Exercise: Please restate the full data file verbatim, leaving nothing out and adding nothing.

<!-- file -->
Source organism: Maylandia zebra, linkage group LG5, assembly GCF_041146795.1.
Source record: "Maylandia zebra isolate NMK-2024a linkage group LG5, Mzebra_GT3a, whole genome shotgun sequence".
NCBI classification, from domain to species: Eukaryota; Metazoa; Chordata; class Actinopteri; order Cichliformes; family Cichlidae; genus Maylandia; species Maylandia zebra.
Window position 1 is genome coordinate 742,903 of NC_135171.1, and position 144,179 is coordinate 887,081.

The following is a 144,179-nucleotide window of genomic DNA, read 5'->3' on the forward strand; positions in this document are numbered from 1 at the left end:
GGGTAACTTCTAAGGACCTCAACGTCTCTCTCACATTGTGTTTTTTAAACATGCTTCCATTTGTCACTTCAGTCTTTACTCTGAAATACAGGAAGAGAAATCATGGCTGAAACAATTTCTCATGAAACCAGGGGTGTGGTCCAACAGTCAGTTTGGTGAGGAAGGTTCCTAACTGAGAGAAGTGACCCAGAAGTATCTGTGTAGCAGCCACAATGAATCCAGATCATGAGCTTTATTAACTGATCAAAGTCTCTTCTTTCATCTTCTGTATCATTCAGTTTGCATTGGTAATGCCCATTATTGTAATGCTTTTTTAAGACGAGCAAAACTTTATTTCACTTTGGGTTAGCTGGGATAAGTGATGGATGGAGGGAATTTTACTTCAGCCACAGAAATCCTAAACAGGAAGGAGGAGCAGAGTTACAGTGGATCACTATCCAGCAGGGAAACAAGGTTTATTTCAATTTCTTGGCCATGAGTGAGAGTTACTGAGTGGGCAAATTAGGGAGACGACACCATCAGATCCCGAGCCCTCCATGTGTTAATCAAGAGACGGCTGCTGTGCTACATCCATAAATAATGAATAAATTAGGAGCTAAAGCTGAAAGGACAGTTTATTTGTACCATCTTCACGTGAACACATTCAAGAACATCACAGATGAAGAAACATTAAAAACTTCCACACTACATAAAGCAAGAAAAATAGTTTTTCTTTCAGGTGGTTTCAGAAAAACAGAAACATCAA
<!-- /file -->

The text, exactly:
Source organism: Maylandia zebra, linkage group LG5, assembly GCF_041146795.1.
Source record: "Maylandia zebra isolate NMK-2024a linkage group LG5, Mzebra_GT3a, whole genome shotgun sequence".
NCBI classification, from domain to species: Eukaryota; Metazoa; Chordata; class Actinopteri; order Cichliformes; family Cichlidae; genus Maylandia; species Maylandia zebra.
Window position 1 is genome coordinate 742,903 of NC_135171.1, and position 144,179 is coordinate 887,081.

The following is a 144,179-nucleotide window of genomic DNA, read 5'->3' on the forward strand; positions in this document are numbered from 1 at the left end:
GGGTAACTTCTAAGGACCTCAACGTCTCTCTCACATTGTGTTTTTTAAACATGCTTCCATTTGTCACTTCAGTCTTTACTCTGAAATACAGGAAGAGAAATCATGGCTGAAACAATTTCTCATGAAACCAGGGGTGTGGTCCAACAGTCAGTTTGGTGAGGAAGGTTCCTAACTGAGAGAAGTGACCCAGAAGTATCTGTGTAGCAGCCACAATGAATCCAGATCATGAGCTTTATTAACTGATCAAAGTCTCTTCTTTCATCTTCTGTATCATTCAGTTTGCATTGGTAATGCCCATTATTGTAATGCTTTTTTAAGACGAGCAAAACTTTATTTCACTTTGGGTTAGCTGGGATAAGTGATGGATGGAGGGAATTTTACTTCAGCCACAGAAATCCTAAACAGGAAGGAGGAGCAGAGTTACAGTGGATCACTATCCAGCAGGGAAACAAGGTTTATTTCAATTTCTTGGCCATGAGTGAGAGTTACTGAGTGGGCAAATTAGGGAGACGACACCATCAGATCCCGAGCCCTCCATGTGTTAATCAAGAGACGGCTGCTGTGCTACATCCATAAATAATGAATAAATTAGGAGCTAAAGCTGAAAGGACAGTTTATTTGTACCATCTTCACGTGAACACATTCAAGAACATCACAGATGAAGAAACATTAAAAACTTCCACACTACATAAAGCAAGAAAAATAGTTTTTCTTTCAGGTGGTTTCAGAAAAACAGAAACATCAA